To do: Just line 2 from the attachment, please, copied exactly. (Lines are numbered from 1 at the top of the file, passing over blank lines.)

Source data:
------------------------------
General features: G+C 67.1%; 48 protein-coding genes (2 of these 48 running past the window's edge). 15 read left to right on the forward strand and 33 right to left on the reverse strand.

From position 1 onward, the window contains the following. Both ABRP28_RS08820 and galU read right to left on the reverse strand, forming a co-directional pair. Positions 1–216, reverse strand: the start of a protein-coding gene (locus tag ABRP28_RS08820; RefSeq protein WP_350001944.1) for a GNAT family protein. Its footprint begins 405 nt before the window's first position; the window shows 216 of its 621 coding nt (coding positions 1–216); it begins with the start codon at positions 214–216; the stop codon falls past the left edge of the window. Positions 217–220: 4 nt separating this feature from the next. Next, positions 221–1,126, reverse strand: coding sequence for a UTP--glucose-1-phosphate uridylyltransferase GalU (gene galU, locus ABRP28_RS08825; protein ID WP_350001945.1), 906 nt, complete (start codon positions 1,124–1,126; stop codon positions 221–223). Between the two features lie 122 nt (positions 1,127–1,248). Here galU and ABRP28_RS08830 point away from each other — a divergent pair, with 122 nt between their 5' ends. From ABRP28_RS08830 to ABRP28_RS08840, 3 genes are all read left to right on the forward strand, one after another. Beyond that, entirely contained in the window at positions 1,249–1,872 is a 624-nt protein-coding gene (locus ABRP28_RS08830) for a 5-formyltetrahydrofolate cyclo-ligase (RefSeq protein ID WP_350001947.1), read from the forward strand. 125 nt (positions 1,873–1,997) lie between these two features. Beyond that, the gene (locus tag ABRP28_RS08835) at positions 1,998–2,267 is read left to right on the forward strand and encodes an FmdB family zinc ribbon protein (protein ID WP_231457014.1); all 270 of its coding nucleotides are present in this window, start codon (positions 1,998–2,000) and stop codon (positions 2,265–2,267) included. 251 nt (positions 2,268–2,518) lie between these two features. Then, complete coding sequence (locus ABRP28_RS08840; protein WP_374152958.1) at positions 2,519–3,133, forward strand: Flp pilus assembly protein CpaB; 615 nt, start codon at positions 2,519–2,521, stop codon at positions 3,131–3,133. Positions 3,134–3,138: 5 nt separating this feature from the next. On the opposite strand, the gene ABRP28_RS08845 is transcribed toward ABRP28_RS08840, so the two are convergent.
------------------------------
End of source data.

From position 1 onward, the window contains the following. Both ABRP28_RS08820 and galU read right to left on the reverse strand, forming a co-directional pair. Positions 1–216, reverse strand: the start of a protein-coding gene (locus tag ABRP28_RS08820; RefSeq protein WP_350001944.1) for a GNAT family protein. Its footprint begins 405 nt before the window's first position; the window shows 216 of its 621 coding nt (coding positions 1–216); it begins with the start codon at positions 214–216; the stop codon falls past the left edge of the window. Positions 217–220: 4 nt separating this feature from the next. Next, positions 221–1,126, reverse strand: coding sequence for a UTP--glucose-1-phosphate uridylyltransferase GalU (gene galU, locus ABRP28_RS08825; protein ID WP_350001945.1), 906 nt, complete (start codon positions 1,124–1,126; stop codon positions 221–223). Between the two features lie 122 nt (positions 1,127–1,248). Here galU and ABRP28_RS08830 point away from each other — a divergent pair, with 122 nt between their 5' ends. From ABRP28_RS08830 to ABRP28_RS08840, 3 genes are all read left to right on the forward strand, one after another. Beyond that, entirely contained in the window at positions 1,249–1,872 is a 624-nt protein-coding gene (locus ABRP28_RS08830) for a 5-formyltetrahydrofolate cyclo-ligase (RefSeq protein ID WP_350001947.1), read from the forward strand. 125 nt (positions 1,873–1,997) lie between these two features. Beyond that, the gene (locus tag ABRP28_RS08835) at positions 1,998–2,267 is read left to right on the forward strand and encodes an FmdB family zinc ribbon protein (protein ID WP_231457014.1); all 270 of its coding nucleotides are present in this window, start codon (positions 1,998–2,000) and stop codon (positions 2,265–2,267) included. 251 nt (positions 2,268–2,518) lie between these two features. Then, complete coding sequence (locus ABRP28_RS08840; protein WP_374152958.1) at positions 2,519–3,133, forward strand: Flp pilus assembly protein CpaB; 615 nt, start codon at positions 2,519–2,521, stop codon at positions 3,131–3,133. Positions 3,134–3,138: 5 nt separating this feature from the next. On the opposite strand, the gene ABRP28_RS08845 is transcribed toward ABRP28_RS08840, so the two are convergent.